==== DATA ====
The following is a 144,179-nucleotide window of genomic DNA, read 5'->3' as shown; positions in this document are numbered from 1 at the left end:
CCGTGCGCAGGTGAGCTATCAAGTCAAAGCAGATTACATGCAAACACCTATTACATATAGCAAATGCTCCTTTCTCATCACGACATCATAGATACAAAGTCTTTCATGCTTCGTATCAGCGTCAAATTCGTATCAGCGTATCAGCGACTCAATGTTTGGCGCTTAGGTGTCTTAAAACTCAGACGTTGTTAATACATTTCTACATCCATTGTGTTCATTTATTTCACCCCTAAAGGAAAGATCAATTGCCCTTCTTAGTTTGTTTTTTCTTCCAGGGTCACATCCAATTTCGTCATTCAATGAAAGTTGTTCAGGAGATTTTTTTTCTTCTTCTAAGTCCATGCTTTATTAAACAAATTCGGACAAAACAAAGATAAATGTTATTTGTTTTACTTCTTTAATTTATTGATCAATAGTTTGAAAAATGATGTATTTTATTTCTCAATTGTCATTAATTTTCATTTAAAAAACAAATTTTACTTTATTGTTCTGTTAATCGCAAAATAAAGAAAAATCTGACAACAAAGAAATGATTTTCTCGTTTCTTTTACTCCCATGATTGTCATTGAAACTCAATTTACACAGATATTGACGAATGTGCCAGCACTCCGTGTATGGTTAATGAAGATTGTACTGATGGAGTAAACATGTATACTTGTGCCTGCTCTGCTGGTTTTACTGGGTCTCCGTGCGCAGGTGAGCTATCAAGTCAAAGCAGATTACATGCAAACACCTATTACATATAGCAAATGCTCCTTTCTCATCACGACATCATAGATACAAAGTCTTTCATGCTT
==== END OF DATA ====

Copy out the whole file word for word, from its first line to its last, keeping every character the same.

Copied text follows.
The following is a 144,179-nucleotide window of genomic DNA, read 5'->3' as shown; positions in this document are numbered from 1 at the left end:
CCGTGCGCAGGTGAGCTATCAAGTCAAAGCAGATTACATGCAAACACCTATTACATATAGCAAATGCTCCTTTCTCATCACGACATCATAGATACAAAGTCTTTCATGCTTCGTATCAGCGTCAAATTCGTATCAGCGTATCAGCGACTCAATGTTTGGCGCTTAGGTGTCTTAAAACTCAGACGTTGTTAATACATTTCTACATCCATTGTGTTCATTTATTTCACCCCTAAAGGAAAGATCAATTGCCCTTCTTAGTTTGTTTTTTCTTCCAGGGTCACATCCAATTTCGTCATTCAATGAAAGTTGTTCAGGAGATTTTTTTTCTTCTTCTAAGTCCATGCTTTATTAAACAAATTCGGACAAAACAAAGATAAATGTTATTTGTTTTACTTCTTTAATTTATTGATCAATAGTTTGAAAAATGATGTATTTTATTTCTCAATTGTCATTAATTTTCATTTAAAAAACAAATTTTACTTTATTGTTCTGTTAATCGCAAAATAAAGAAAAATCTGACAACAAAGAAATGATTTTCTCGTTTCTTTTACTCCCATGATTGTCATTGAAACTCAATTTACACAGATATTGACGAATGTGCCAGCACTCCGTGTATGGTTAATGAAGATTGTACTGATGGAGTAAACATGTATACTTGTGCCTGCTCTGCTGGTTTTACTGGGTCTCCGTGCGCAGGTGAGCTATCAAGTCAAAGCAGATTACATGCAAACACCTATTACATATAGCAAATGCTCCTTTCTCATCACGACATCATAGATACAAAGTCTTTCATGCTT